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Police Encourage Precautions After Car Break-Ins | News

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Police Encourage Precautions After Car Break-Ins

95 people in Warner Robins became the victims of car break-ins in March.

Warner Robins Police say they want to remind drivers to be watchful of common mistakes.

Officer Juan Garcia walked a 13WMAZ crew through an apartment complex parking lot, to point out some issues that invite thieves.

Looking through the window of one truck Garcia sad, "That appears to be a wallet under the center console."

He saw purses left sitting on seats, iPods in plain sight, windows cracked and a car door unlocked.

Garcia says those mistakes make an easy target for thieves, knowing if they get in, they can get away with valuables.

He said, "Occasionally, we do get reports of people looking in, pulling on doors. We're able to catch them in the act. They'll also try and watch, that they don't have any witnesses."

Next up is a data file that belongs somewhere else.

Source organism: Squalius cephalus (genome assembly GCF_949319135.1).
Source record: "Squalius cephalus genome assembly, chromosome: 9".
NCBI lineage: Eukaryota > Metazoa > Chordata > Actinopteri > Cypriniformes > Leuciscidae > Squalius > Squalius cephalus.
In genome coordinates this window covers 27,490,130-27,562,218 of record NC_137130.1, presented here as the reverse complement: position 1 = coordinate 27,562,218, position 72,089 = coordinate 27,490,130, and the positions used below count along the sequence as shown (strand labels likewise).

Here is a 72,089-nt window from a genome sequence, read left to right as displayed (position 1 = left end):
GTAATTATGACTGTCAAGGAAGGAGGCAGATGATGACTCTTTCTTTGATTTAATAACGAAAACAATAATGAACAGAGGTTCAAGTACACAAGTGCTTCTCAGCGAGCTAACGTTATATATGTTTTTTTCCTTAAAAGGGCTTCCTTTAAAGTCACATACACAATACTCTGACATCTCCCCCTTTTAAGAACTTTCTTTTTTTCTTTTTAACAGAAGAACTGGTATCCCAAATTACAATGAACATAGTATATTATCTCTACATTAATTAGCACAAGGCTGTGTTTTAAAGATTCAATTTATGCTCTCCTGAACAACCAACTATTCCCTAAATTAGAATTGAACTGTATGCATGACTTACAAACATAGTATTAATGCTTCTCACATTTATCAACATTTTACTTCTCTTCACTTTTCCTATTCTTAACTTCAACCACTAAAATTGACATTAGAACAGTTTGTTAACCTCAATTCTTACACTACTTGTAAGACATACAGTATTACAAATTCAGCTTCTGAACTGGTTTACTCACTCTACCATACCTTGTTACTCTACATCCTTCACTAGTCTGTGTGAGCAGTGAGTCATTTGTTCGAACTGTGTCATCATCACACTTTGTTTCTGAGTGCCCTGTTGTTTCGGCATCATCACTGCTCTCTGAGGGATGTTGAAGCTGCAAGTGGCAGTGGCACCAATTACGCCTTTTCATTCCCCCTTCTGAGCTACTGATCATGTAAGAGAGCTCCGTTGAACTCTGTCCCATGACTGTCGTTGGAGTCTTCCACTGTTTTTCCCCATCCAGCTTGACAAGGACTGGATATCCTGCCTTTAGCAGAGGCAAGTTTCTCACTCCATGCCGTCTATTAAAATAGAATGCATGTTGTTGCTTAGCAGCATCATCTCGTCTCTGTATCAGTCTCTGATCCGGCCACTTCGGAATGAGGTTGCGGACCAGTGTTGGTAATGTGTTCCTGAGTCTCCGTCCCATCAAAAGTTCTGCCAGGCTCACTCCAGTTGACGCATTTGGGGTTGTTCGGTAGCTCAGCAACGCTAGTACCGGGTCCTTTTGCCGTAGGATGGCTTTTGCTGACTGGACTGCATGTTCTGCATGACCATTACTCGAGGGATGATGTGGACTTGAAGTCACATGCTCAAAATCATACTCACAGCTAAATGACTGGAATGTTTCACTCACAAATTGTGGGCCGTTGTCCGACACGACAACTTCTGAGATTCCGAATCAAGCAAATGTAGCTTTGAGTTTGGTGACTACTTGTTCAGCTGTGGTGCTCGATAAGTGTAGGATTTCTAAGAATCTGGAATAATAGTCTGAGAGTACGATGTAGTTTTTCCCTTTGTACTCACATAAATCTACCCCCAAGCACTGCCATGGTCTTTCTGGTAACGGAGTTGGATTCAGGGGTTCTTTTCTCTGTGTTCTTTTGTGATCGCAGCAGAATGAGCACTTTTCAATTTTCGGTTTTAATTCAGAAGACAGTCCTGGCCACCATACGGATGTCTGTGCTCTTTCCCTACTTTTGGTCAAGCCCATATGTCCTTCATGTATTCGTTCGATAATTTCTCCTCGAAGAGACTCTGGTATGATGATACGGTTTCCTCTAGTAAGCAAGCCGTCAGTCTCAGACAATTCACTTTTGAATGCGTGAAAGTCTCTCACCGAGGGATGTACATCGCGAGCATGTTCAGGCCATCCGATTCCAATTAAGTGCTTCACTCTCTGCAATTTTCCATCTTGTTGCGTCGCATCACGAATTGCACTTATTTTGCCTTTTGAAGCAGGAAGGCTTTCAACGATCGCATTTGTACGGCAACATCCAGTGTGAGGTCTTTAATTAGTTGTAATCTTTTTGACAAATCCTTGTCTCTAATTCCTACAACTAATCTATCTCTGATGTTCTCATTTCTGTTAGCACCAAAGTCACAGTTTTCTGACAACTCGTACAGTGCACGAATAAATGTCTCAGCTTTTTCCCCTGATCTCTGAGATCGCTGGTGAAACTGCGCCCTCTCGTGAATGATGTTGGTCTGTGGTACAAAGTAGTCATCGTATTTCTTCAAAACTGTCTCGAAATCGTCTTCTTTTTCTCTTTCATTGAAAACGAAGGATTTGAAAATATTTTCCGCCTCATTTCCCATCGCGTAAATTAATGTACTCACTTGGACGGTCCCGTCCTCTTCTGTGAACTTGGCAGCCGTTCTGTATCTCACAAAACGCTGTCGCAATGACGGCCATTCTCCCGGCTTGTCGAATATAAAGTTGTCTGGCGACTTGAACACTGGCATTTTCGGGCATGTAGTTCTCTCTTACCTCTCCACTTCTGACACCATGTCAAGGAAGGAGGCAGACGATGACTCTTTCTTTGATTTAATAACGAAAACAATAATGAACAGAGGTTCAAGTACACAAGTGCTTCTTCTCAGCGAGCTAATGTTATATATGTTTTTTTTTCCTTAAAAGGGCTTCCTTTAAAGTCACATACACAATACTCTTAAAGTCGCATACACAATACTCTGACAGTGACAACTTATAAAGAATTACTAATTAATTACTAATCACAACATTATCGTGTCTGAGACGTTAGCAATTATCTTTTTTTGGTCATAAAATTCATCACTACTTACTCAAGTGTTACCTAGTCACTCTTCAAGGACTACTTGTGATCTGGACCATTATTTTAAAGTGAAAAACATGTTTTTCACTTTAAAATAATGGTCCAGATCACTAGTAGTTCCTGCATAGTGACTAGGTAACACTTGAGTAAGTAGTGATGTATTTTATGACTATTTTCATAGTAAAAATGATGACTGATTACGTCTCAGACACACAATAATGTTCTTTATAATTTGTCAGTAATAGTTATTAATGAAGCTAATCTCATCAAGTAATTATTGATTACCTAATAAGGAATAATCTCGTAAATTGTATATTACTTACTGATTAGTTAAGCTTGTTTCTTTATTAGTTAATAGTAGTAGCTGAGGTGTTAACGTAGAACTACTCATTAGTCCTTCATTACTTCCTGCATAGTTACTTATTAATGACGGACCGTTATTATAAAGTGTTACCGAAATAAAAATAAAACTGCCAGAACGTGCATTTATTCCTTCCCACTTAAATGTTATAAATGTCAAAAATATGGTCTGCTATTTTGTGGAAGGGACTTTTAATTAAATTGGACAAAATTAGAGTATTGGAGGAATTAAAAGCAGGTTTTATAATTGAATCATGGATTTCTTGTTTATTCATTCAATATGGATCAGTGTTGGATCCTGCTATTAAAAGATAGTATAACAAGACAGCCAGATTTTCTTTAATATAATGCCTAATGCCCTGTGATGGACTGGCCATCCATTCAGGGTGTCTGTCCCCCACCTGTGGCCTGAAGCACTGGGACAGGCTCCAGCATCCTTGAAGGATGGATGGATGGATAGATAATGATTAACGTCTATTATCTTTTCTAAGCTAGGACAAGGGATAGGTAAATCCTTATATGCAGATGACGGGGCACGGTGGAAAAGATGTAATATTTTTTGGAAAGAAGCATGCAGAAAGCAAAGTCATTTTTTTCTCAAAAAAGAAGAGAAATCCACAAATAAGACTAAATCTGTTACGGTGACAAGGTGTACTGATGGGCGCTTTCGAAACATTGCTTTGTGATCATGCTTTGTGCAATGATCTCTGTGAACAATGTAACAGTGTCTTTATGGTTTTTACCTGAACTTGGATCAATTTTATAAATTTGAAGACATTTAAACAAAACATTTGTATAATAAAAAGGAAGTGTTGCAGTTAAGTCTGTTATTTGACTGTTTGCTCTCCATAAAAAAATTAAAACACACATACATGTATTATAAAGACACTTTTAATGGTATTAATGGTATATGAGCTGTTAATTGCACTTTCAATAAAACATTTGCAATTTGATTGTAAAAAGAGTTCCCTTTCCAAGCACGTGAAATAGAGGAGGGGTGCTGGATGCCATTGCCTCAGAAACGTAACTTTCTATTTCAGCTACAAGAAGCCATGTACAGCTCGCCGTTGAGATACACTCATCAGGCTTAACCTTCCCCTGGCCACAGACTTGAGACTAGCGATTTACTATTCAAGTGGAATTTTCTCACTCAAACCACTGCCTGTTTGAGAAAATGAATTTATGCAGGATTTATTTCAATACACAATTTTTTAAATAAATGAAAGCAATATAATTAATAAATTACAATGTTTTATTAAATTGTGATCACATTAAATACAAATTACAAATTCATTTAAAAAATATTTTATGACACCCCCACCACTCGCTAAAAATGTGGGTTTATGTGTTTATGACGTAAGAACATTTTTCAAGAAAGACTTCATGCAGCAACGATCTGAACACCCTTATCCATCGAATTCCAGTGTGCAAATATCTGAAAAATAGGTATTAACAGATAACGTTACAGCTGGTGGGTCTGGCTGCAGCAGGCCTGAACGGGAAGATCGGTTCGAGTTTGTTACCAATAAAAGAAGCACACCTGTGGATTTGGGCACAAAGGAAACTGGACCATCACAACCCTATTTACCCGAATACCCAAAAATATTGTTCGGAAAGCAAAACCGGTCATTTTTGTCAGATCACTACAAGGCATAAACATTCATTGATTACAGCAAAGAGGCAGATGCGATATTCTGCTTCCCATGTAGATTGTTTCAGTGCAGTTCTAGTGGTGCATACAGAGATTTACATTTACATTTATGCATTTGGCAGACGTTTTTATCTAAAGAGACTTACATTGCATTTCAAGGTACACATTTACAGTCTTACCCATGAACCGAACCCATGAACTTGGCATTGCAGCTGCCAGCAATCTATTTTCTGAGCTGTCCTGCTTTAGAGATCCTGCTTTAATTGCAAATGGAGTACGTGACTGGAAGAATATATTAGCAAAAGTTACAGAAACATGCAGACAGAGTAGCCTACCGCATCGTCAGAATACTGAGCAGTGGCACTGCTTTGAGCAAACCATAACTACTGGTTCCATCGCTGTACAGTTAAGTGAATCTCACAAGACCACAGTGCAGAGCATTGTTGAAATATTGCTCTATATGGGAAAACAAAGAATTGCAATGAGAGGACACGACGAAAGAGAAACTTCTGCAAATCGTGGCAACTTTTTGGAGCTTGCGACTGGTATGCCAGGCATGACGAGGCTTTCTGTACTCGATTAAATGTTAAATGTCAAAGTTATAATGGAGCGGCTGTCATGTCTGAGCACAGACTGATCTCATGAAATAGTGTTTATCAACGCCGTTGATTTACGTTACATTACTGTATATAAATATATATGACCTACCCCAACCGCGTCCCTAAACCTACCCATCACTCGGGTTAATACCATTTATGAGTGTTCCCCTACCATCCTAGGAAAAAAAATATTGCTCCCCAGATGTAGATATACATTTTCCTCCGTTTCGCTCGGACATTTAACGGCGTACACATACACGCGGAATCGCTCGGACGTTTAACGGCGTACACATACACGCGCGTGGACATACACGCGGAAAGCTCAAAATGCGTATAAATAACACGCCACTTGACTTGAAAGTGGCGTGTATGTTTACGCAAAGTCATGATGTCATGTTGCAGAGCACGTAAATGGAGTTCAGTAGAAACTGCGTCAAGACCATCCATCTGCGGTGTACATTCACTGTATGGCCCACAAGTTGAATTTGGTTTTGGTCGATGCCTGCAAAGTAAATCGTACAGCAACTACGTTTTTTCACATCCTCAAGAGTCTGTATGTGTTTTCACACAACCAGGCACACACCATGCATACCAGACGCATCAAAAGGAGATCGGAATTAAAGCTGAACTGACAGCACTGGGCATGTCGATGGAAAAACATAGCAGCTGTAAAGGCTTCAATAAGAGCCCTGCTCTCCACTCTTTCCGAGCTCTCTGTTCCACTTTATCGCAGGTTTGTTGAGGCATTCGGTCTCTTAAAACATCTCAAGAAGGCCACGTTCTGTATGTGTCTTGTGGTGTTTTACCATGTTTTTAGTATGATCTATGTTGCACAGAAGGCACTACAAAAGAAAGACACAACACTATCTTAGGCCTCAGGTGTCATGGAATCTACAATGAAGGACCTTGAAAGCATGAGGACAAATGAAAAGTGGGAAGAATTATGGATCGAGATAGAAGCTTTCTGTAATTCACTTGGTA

Police Spokeswoman Tabitha Pugh said thieves broke into several cars on Fourth Street Thursday night. That's on the north end of Warner Robins, but she says the break-ins are happening citywide.

Garcia said, "Sometimes they target nicer areas, because they might have nicer items to take. The don't discriminate on where they hit.'

Pugh says reports of what police term "entering auto" are up about by about 100 cases from this time last year.

There's been 557 reports in the past twelve months, with no specific pattern or area of town.


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